After the judging controversy at this year’s winter Olympics, and the obvious comparisons to dancesport competitions, the dancesport community has the opportunity to lead rather than follow. We can show the world’s sport community that athletes in this sport will be spared the obvious disgrace afforded those sport organizations and their judges that are interested only in their self glorification at the expense of the athletes and their sport’s integrity. To do less, will only enable the disparagers of dancesport, as an Olympic sport, the right to say, “Look what happened in skating. Why take a chance?”

Suggestions such as having an all-pro judging panel have also been pushed by some of the skating commentators. We have that already to the most part, with some suggesting that judges can only judge and not coach. This seems to have more to do with keeping the judge’s clique small, not fair. Most people cannot afford to live on what most competitions pay. So avoiding the appearance of impropriety allows only those with a patronage of some company or sort to participate.

Increasing the number of judges at the Olympics would obviously have made it harder to influence a result. Some of the major dance competitions are to be commended for having larger panels, and varying the panels for various events. Increasing the number of judges more will only increase the insurance that the person who dances best on the given day wins. Americans realize that it is performance now that counts, not good intentions, or overall ability, and that is what they want and expect and deserve from the results.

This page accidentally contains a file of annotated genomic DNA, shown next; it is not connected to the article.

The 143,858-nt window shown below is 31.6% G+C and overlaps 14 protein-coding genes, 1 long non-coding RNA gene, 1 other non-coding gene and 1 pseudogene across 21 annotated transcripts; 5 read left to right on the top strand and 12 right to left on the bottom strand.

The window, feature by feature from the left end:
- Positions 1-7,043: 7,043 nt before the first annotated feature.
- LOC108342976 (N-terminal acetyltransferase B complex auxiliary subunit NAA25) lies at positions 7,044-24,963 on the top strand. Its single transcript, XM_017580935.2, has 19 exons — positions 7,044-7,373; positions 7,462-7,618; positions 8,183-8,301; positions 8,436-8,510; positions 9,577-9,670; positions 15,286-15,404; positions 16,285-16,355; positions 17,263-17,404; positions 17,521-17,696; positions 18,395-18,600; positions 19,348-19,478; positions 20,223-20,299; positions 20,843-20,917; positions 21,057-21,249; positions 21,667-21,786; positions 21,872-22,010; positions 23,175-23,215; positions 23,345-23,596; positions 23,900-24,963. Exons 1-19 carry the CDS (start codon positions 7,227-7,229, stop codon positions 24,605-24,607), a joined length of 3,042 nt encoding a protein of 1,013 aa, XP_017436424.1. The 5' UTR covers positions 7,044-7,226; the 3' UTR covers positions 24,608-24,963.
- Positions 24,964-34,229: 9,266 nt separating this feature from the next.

Major competitions, where national and international placements are concerned or decided should select judges at random from the pool of qualified judges truly eligible to judge at and for the applicable levels and styles. No, this does not mean you will have judges with no experience judging national or international championships. Eligibility will have to be defined and refined. Putting the selection process in the hands of chance can do more to insure fairness and integrity in the sport, than the present system, which many feel is based on patronage, and favors rather than equity and quality, and therefore more susceptible to problems. Chance, by the way, has a hand in many events; whether it is which lane you get, or out of which gate you start, or where you start in the field. We are all used to that, and chance favors the best prepared, so the best have nothing to worry about.

The fact that judges, the audience, and the public get to see all the finalists on the floor at the same time is also an edge that dancesport has had, that it is quickly giving away. It makes it easier for the judges to compare and to score competitively. It also makes it easier for the general public to recognize the competitive and sport aspects of dancesport. Unfortunately, however, it must not be as easy for TV producers. You see more and more of the skating or solo style exhibitions, which just like in skating favor the latter performers over the earlier; the known over the unknown. Americans in particular love head to head competition. Give competitors the same number all year long so the public and audience can recognize them, and by the way let us know, does standing up count in dancesport?

Michael S. Reichenbach

Published in:

Dance Week Magazine

2709 Medical Office Place
Goldsboro, NC 27534

Vol. XXVII No. 09
March 1, 2002

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